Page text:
Obama insists ground troops will not join ISIS fight, US military less sure

US President Barack Obama.(AFP Photo / Mandel Ngan)
US President Barack Obama and Secretary of State John Kerry continue to insist that American ground troops will not be involved in the fight against Islamic State militants – a pledge that has been called into question by US Army generals.

The debate over the use of ground troops comes as the House of Representatives voted to authorize the arming and training of Syrian rebels. The move is said to be aimed at fighting Islamic State extremists in the country.

Speaking to American service members on Wednesday, President Obama once again stated he will not authorize the use of ground forces in Iraq, and that even those already in the country will not have combat responsibilities.

“I want to be clear: The American forces that have been deployed to Iraq do not and won’t have a combat mission,” he said, as quoted by The Wall Street Journal.“As your commander in chief, I won’t commit you and the rest of our armed forces to fighting another ground war in Iraq.”

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The sentiments were echoed by Kerry during a Wednesday hearing with the Senate Foreign Relations Committee.

“US ground troops will not be sent into combat in this conflict,” he said while testifying. “Instead, they will support Iraq forces on the ground as they fight for their country.”

However, those apparently clear assertions are notably different from comments made by Gen. Martin Dempsey, the chairman of the Joint Chiefs of Staff, who testified before the Senate on Tuesday.

Dempsey said that should Obama’s current strategy not yield the desired results, he would recommend deploying American troops on the ground.

He also noted that the president has said to “come back to him on a case-by-case basis.”

Dempsey agreed with Obama's judgment that ground troops are unnecessary. “But if it fails to be true, and if there are threats to the US, then I of course would go back to the president and make a recommendation that may include the use of US military ground forces,” he said.

Meanwhile, Gen. Ray Odierno – who was one of the lead architects of the so-called troop “surge” in Iraq circa 2007 – said on Wednesday that to defeat the Islamic State, ground troops will be necessary. He did not, however, specify whether US troops will be needed, The New York Times reported.

“You’ve got to have ground forces that are capable of going in and rooting them out,” he said, referring to the hardline militants. The airstrikes, though they have halted the group’s advances, “will not be the end all and be all solution in Iraq,” he added.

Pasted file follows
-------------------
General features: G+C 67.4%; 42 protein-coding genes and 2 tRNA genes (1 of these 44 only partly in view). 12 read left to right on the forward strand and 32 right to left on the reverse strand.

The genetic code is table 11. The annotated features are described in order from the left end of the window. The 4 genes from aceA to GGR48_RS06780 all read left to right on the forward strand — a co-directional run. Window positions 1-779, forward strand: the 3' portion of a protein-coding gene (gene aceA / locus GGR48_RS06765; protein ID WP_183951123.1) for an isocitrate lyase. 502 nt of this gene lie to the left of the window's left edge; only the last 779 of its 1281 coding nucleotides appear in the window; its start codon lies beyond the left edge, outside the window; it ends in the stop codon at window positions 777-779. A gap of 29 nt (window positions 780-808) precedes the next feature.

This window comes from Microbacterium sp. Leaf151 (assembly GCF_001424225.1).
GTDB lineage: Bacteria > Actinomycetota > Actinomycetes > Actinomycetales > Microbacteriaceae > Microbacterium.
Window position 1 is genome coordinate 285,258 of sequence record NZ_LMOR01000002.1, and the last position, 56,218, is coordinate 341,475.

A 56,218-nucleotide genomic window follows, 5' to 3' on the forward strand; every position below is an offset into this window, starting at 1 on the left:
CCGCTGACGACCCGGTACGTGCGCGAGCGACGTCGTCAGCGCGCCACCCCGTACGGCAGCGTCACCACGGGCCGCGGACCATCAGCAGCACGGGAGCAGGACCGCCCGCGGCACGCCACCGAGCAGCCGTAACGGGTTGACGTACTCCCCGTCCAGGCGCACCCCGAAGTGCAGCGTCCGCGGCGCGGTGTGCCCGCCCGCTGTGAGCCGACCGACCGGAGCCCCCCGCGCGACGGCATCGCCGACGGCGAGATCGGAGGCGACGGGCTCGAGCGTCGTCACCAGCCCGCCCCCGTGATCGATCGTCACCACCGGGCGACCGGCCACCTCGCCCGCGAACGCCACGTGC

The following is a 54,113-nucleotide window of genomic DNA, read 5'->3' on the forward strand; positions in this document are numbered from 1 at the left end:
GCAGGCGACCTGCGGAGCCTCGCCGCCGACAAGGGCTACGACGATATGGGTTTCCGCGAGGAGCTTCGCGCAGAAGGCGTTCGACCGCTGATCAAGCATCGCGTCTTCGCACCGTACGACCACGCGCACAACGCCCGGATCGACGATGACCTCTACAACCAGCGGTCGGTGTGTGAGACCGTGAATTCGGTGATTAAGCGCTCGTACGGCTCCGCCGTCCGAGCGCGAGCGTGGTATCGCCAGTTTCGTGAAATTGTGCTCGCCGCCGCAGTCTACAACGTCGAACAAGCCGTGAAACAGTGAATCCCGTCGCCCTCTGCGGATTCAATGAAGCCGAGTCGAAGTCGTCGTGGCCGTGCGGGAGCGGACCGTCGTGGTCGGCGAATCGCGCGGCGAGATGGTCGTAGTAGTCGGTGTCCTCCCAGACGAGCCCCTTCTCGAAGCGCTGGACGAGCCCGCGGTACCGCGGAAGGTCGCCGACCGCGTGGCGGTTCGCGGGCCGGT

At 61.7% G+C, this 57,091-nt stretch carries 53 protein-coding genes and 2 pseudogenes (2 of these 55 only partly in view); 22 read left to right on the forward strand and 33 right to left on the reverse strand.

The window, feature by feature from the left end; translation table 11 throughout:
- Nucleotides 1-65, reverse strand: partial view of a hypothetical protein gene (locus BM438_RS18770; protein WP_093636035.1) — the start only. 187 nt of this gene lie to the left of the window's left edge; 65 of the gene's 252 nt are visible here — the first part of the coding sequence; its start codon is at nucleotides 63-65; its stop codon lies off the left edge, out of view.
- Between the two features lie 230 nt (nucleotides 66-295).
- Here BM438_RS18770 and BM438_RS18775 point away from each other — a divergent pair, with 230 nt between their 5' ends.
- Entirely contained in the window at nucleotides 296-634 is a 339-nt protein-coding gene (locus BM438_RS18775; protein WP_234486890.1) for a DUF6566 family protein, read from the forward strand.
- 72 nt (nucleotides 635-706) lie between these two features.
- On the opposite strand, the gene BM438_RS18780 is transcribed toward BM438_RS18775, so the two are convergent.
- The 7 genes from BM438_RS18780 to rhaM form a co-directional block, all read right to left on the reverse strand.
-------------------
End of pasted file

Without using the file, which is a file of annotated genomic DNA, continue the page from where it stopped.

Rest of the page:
Former Defense Secretary Robert Gates – who served during the terms of former President George W. Bush as well as Obama – went even further, saying that without US combat troops in action, the American coalition against the extremist group will not be successful.

“The reality is, they’re not gonna be able to be successful against ISIS strictly from the air, or strictly depending on the Iraqi forces, or the Peshmerga, or the Sunni tribes acting on their own,” Gates told CBS This Morning. “So there will be boots on the ground if there’s to be any hope of success in the strategy. And I think that by continuing to repeat that [the U.S. won’t put boots on the ground], the president, in effect, traps himself.”

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The comments – from Odierno and Gates, as well as Obama and Kerry – were all made in the hours before the House voted on an amendment to arm Syrian rebels. The proposal passed easily by a vote of 273-156, though more Democrats (85) voted against the measure than Republicans (71).

Its passage comes as the idea has gained some notable critics in the Senate, including Sens. John McCain (R-Ariz.) and Joe Manchin (D-W.Va). During Wednesday’s hearing, McCain raised concern over the idea that Syrian rebels who consider the government of Bashar Assad their primary enemy will turn around and agree to fight Islamic State militants first – especially if they are pounded by Assad from the air. McCain suggested “neutralizing” Assad’s air capabilities and asked Kerry if he sees the opposition as “viable.”

The Syrian opposition is “viable enough” to survive in “difficult circumstances,” Kerry said, before noting that “they still have some distance to go.”